It must be kept in mind that under the law fees of physicians for services are subject to the approval of the Industrial Accident Board. As a matter of fact, the only bills that come before the Industrial Accident Board are those where payment is contested by the insurance companies. The Board is not in a position to know whether the insurance company that refuses to pay Dr. A's bill has not paid a bill to Dr. B. We only pass on contested bills. Doctors' bills refused payment by the insurance companies are sent to the Industrial Accident Board. The Industrial Accident Board has felt compelled to say to the insurance companies that if a bill is disapproved by them there should be some reason given for such disapproval. If it is claimed that a doctor's bill has been padded in any way some evidence to substantiate this claim should be given to the Board.

Some bills that have been refused payment by insurance companies have been fair, but others are exactly the contrary. When a young doctor, living and seeking practice in a neighborhood of working poor, asks $5 a visit, sometimes making two visits a day, the answer is obvious. When doctors visit patients with a crush of the nerve of the thumb, or a lacerated wound, and claim they make three visits a day because of the necessity of administering opiates, what is the answer? These, however, are only the common, every-day troubles of the medical features of the Workmen's Compensation Act.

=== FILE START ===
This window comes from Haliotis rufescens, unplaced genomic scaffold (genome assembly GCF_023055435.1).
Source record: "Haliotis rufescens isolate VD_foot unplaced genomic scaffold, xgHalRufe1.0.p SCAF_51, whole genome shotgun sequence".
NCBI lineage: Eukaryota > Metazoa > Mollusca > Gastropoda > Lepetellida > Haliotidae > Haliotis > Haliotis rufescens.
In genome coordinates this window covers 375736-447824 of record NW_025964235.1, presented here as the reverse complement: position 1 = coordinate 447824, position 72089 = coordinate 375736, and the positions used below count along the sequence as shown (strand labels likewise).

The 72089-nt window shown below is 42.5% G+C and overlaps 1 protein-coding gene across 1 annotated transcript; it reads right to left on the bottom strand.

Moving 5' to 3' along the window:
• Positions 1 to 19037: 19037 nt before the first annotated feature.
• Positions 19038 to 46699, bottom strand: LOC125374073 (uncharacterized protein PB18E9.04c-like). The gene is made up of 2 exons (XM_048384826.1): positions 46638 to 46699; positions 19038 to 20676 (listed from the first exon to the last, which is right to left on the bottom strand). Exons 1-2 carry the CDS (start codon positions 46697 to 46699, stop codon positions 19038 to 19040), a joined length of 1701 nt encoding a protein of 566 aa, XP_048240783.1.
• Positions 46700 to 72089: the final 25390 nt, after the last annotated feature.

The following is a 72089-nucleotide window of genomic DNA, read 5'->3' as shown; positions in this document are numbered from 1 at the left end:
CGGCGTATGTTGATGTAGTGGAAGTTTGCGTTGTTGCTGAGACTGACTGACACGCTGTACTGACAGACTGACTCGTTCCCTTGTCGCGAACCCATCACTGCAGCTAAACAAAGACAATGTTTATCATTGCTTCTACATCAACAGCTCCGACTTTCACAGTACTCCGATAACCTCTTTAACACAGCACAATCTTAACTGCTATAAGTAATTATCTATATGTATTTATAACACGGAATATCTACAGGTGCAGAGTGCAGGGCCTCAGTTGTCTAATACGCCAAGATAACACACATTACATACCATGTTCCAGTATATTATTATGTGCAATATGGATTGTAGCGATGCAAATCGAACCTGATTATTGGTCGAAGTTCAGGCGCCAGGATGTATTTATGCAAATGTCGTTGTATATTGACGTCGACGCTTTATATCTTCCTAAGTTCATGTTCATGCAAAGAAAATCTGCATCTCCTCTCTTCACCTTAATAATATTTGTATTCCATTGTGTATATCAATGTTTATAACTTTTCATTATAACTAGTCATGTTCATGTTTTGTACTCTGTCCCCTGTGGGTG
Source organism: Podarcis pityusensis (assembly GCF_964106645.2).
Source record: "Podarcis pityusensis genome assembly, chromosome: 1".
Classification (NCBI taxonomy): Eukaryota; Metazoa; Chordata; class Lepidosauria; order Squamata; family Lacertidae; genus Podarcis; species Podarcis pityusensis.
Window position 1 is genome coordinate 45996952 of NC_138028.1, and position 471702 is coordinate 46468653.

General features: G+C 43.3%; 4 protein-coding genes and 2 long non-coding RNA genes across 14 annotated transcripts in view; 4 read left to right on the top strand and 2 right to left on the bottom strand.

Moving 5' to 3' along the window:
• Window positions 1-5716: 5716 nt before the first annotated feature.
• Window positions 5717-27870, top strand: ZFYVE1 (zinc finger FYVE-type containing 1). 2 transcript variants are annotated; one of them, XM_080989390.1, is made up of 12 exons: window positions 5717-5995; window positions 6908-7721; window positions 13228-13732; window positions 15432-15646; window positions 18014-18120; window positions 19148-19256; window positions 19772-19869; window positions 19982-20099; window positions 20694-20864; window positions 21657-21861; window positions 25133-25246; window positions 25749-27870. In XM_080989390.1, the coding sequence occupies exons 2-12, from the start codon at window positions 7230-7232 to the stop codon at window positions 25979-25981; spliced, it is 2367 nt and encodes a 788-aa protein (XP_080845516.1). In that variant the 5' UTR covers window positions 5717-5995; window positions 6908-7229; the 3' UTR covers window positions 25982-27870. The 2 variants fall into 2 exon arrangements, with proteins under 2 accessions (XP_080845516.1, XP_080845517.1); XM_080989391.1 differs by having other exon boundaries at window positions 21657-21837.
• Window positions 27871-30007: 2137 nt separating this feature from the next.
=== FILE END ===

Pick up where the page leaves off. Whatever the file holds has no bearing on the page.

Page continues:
Workmen's compensation laws which aim to compensate injured employees have a very much more far-reaching object in view, and that is the prevention of industrial accidents.

The Board is anxious that the medical profession should be properly compensated and not be deprived of any professional privileges, and especially that this great movement may be put on a firm and just foundation, and for these purposes calls this meeting and seeks your co-operation. We come to you not as partisans but as fellow workers. The physicians of Massachusetts will receive at least five times as much in fees from the Industrial Accident Board through the insurance companies as was received by them under the Employers' Liability Act. We ask the medical profession to help us to a proper answer to all questions in which it is concerned, so that we will be in a position to have the well-considered judgment of the medical profession to guide us.